Companies that have significantly lower exposure to fossil fuels are considered a good investment proposition. In fact, many regulating bodies, investors and consumers play an important role in guiding the companies to lower their carbon emission levels. Moving away from fossil fuels could be a costly affair for companies in the short term, but, will ensure its long-term sustainability.
In this context, it is essential to pick those mutual funds that have invested a considerable amount of their assets in low carbon mutual funds. These are basically mutual funds with low carbon risk courtesy of investment in low or no fossil fuel stocks. These funds are strong investment choices for those seeking stable gains and at the same time maintaining social responsibility.
Why Buy Low Carbon Over Fossil Fuel Funds?
Fossil fuel funds or low carbon funds invest in companies investing in fossil fuels or have high climate risk. Actually, in the past few years, investors divested at least $6 trillion of assets from fossil fuel funds. Fossil free funds, on the other hand, bear minimal climate risk. The best possible way to identify a company that is focused on reducing its carbon footprint on the earth is through assessing its total carbon emissions derived from the company’s operations.
One more thing that is assessed is that whether a company’s management is taking necessary actions to reduce carbon emissions and produce products that are less carbon intensive. Companies with low carbon emission risk will be at an advantage to adapt to stricter carbon standards in the coming days. In this context, we have analyzed some of the key fund families that have lower exposure to fossil fuel stocks.
Fund Families Less Vulnerable to Fossil Fuel Funds
According to Fossil Free Funds and Morningstar, the top three fund families, American Funds (10%), Vanguard (9%) and Fidelity (7%), in terms of assets under management have exposure of not more than 10% in fossil fuel stocks. The total number of Vanguard mutual funds and exchange-traded funds that have no fossil fuels stocks are nine.
As of April 2018, the number of Five-badge fossil free funds — funds having no fossil fuel stocks — for Fidelity was 52. Although, American Funds have no fossil-free funds, it has one Carbon Underground 200-free fund. Additionally, T. Rowe Price and MFS have 11 and three Five-badge fossil free funds, respectively.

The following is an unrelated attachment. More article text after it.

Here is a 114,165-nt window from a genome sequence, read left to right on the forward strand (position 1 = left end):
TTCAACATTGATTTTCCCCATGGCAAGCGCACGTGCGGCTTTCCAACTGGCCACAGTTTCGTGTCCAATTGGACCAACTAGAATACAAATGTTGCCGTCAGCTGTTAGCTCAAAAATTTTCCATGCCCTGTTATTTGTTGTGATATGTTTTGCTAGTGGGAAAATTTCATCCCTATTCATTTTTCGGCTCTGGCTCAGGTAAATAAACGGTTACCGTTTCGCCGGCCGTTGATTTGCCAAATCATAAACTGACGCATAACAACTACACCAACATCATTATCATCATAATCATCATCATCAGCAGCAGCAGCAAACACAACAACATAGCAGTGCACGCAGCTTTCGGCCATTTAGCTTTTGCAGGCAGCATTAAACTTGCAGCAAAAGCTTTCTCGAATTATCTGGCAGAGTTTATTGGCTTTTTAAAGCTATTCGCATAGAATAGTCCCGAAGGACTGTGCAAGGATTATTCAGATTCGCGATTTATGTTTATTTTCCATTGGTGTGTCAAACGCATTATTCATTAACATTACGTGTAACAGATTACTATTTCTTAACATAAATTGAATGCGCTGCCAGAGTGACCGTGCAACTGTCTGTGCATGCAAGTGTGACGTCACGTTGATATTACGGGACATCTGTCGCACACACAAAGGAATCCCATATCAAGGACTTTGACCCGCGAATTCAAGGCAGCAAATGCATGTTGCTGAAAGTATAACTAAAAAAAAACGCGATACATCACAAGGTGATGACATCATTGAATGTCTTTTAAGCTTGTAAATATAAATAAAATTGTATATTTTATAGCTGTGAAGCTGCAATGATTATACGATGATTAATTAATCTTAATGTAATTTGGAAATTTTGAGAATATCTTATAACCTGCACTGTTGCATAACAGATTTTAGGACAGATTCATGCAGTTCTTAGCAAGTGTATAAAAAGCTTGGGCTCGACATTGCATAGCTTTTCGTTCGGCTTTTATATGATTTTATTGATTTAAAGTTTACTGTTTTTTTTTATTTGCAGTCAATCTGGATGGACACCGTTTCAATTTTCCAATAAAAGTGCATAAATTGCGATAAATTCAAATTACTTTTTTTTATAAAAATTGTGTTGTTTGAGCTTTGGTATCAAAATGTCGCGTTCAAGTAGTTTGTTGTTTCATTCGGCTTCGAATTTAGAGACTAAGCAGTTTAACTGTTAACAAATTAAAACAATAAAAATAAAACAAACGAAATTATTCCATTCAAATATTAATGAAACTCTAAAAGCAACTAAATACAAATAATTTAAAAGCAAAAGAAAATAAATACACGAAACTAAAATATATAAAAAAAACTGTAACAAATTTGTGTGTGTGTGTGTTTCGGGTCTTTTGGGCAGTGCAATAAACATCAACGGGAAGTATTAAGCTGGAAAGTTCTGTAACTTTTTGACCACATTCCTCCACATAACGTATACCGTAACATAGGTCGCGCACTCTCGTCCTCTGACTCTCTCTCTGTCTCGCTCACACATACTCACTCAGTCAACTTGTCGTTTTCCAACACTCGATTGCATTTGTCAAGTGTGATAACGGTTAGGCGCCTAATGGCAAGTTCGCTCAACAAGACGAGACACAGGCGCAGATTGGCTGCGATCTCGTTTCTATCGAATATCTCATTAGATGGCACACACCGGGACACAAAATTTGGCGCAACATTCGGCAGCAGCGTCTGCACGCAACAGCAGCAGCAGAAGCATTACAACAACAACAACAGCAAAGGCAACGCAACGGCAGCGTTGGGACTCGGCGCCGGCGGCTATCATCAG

5 Low-Carbon Mutual Funds to Buy
Following the development, we have selected five low-carbon mutual funds that have no or low exposure in fossil fuel stocks. All these mutual funds have a Zacks Mutual Fund Rank #1 (Strong Buy).Moreover, these funds have an encouraging one-year and year-to-date (YTD) returns and their minimum initial investment is within $5000. Also, these funds have low expense ratios.
We expect these funds to outperform their peers in the future.
American Funds New Economy A (ANEFX - Free Report) focuses on securities of those companies that are expected to benefit by exploiting new technologies or by providing products to meet demands of the changing global economy.
ANEFX carries an expense ratio of 0.78%, compared with the category average of 1.08%. Moreover, ANEFXrequires a minimal initial investment of $250.
The fund has one-year and YTD returns of 25.2% and 5.7%, respectively. Further, Timothy D. Armour is one of the fund managers of ANEFX since 1991.
Fidelity Select Biotechnology (FBIOX - Free Report) invests the majority of its assets in securities of companies principally engaged in the research, development, manufacture, and distribution of various biotechnological products. FBIOX carries an expense ratio of 0.73% compared with the category average of 1.25%. Moreover, FBIOX requires a minimal initial investment of $2,500.
The fund has one-year and YTD returns of 10.2% and 1%, respectively. Further, Rajiv Kaul is the fund manager of FBIOX since 2005.
T. Rowe Price Blue Chip Growth Fund (TRBCX - Free Report) seeks capital appreciation for the long run by investing heavily in common stocks of large as well as mid-cap blue-chip companies. TRBCX carries an expense ratio of 0.70% compared with the category average of 1.08%. Moreover, TRBCX requires a minimal initial investment of $2,500.
The fund has one-year and YTD returns of 28.2% and 7.6%, respectively. Further, Larry J. Puglia is the fund manager of TRBCX since 1993.
JPMorgan Large Cap Growth A (OLGAX - Free Report) invests a large chunk of its assets in equity securities of large-cap companies. The fund focuses on large-cap companies that are included on the Russell 1000 Growth Index.
OLGAX carries an expense ratio of 1.05% compared with the category average of 1.08%. Moreover, OLGAX requires a minimal initial investment of $1,000.
The fund has one-year and YTD returns of 27.4% and 6.3%, respectively. Further, Giri K Devulapally is the fund manager of OLGAX since 2004.
Vanguard International Explorer Investor (VINEX - Free Report) invests primarily in equity securities of small-cap companies based in countries outside the United States that an advisor expects to offer capital growth potential. VINEX carries an expense ratio of 0.38% compared with the category average of 1.53%. Moreover, VINEX requires a minimal initial investment of $3,000.
The fund has one-year and YTD returns of 20.4% and 0.9%, respectively. Further, Matthew Dobbs is one of the fund managers of VINEX since 2000.
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